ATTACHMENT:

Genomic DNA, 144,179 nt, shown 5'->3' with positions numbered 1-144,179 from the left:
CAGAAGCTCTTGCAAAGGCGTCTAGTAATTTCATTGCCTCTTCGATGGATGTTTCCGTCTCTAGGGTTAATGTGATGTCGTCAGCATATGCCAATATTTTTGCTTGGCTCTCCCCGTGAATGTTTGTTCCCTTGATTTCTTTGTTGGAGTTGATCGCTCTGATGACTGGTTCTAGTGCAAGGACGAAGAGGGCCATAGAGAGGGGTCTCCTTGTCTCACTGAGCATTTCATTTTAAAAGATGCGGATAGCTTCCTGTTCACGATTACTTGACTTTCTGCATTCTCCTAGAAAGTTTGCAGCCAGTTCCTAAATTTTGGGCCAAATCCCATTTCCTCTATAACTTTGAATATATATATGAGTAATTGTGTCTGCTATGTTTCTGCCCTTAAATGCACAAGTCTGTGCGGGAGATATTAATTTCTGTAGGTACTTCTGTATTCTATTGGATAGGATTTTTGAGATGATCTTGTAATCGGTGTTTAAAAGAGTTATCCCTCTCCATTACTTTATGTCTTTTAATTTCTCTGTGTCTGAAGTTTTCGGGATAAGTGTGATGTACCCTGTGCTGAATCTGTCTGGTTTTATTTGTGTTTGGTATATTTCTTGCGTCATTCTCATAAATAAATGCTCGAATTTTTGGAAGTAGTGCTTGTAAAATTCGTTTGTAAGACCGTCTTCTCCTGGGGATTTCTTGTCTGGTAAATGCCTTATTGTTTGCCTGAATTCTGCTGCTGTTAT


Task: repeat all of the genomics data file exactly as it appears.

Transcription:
Genomic DNA, 144,179 nt, shown 5'->3' with positions numbered 1-144,179 from the left:
CAGAAGCTCTTGCAAAGGCGTCTAGTAATTTCATTGCCTCTTCGATGGATGTTTCCGTCTCTAGGGTTAATGTGATGTCGTCAGCATATGCCAATATTTTTGCTTGGCTCTCCCCGTGAATGTTTGTTCCCTTGATTTCTTTGTTGGAGTTGATCGCTCTGATGACTGGTTCTAGTGCAAGGACGAAGAGGGCCATAGAGAGGGGTCTCCTTGTCTCACTGAGCATTTCATTTTAAAAGATGCGGATAGCTTCCTGTTCACGATTACTTGACTTTCTGCATTCTCCTAGAAAGTTTGCAGCCAGTTCCTAAATTTTGGGCCAAATCCCATTTCCTCTATAACTTTGAATATATATATGAGTAATTGTGTCTGCTATGTTTCTGCCCTTAAATGCACAAGTCTGTGCGGGAGATATTAATTTCTGTAGGTACTTCTGTATTCTATTGGATAGGATTTTTGAGATGATCTTGTAATCGGTGTTTAAAAGAGTTATCCCTCTCCATTACTTTATGTCTTTTAATTTCTCTGTGTCTGAAGTTTTCGGGATAAGTGTGATGTACCCTGTGCTGAATCTGTCTGGTTTTATTTGTGTTTGGTATATTTCTTGCGTCATTCTCATAAATAAATGCTCGAATTTTTGGAAGTAGTGCTTGTAAAATTCGTTTGTAAGACCGTCTTCTCCTGGGGATTTCTTGTCTGGTAAATGCCTTATTGTTTGCCTGAATTCTGCTGCTGTTAT